Over the past few years, stories of financial mismanagement within student societies at U of T have regularly appeared in the pages of The Varsity. For example, it is suspected that money was stolen from the Victoria University Students’ Administrative Council (VUSAC) office twice in two years, and money was recently believed to have been stolen from a locker rented by the Undergraduate Earth Sciences Association. Alongside these alleged thefts, there have been concerns over potential misspending and discrepancies in financial disclosures by the Cinema Studies Student Union, as well as ongoing concerns regarding the St. Michael’s College Student Union (SMCSU).
Student societies are not treating finances with sufficient professionalism. Much attention is often understandably focused on the most egregious allegations; stories about hidden bank accounts and lawsuits over $277,000 in alleged fraud are exciting, while petty theft of $500 is not. However, the repercussions of ignoring more minor issues of mismanagement are just as pressing as those stemming from higher-profile stories.
During our tenure on VUSAC in the 2016–2017 academic year, we investigated the theft of revenue from the Code Red semi-formal event, and we implemented financial management policies in response. We believe that theft and mismanagement can be countered through strong policies and professional culture, both of which are often lacking in student groups.
The recent suspected theft from the Victoria College Drama Society (VCDS) from within the VUSAC office is similar to last year’s theft of ticket revenue from Code Red. VCDS is its own autonomous group at Vic, and thus it is not bound by VUSAC’s new policies. However, the repetitiveness and similarity of these occurrences, both at VUSAC and elsewhere, have led us to believe that there are root causes of financial malpractice across all student societies, with solutions that are equally applicable across campus.
After investigating the Code Red scandal, in which roughly $500 in ticket sales went missing, we concluded that there were two central problems with money management at VUSAC. First, the fact that money was stolen so easily from a cash box demonstrated fundamental flaws regarding how money was stored after events. Second, poor record-keeping resulted in our inability to identify exactly how much cash should have been on hand given the number of tickets sold.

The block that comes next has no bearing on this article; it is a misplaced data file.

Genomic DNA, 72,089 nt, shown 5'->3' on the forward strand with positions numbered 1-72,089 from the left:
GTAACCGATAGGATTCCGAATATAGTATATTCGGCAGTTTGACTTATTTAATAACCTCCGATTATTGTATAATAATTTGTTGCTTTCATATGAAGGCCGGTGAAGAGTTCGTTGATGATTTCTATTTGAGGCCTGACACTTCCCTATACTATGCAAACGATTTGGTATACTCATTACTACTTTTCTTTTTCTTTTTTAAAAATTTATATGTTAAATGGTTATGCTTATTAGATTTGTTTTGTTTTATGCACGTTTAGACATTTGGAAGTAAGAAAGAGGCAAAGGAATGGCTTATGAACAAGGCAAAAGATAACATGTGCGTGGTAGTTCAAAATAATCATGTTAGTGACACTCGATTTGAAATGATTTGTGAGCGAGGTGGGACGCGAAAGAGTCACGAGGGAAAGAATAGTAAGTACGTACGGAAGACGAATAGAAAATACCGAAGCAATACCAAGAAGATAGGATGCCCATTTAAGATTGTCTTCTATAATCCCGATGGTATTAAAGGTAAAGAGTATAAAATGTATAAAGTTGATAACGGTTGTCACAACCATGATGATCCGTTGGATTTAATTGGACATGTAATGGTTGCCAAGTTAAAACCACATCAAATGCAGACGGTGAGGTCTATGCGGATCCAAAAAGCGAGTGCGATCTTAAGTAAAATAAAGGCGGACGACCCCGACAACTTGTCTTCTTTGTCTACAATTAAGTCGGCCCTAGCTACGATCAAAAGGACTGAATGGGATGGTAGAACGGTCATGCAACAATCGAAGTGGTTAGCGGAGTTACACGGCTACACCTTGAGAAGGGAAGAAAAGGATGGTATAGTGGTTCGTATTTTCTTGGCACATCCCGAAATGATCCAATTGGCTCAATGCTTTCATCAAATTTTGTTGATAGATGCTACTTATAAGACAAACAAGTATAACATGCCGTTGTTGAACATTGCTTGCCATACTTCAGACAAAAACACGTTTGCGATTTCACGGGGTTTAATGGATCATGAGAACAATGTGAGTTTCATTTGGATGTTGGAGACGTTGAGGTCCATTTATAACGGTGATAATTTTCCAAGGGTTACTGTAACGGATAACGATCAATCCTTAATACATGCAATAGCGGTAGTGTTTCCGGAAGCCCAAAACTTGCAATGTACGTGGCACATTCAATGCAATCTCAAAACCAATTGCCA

To ensure money was handled more responsibly, we put together a policy document mandating that the member of council in charge of any given event be responsible for the storage and security of cash revenue generated, and we laid out a step-by-step process for how to secure cash generated through in-person sales. We also put together record-keeping guidelines for ticket sales in order to ensure accountability and accuracy if theft does occur.
The lessons we learned at VUSAC last year have broad applicability, even beyond issues of petty theft. In 2017, the University College Literary & Athletic Society (UCLit) was faced with a budget shortfall after unpaid expenses from their orientation week were discovered. UCLit dealt with the outstanding expenses via a contingency fund designed for precisely that kind of financial misstep. Better record-keeping may have prevented these expenses from being unpaid in the first place, and, at minimum, could have allowed for the people involved to recognize their mistake earlier.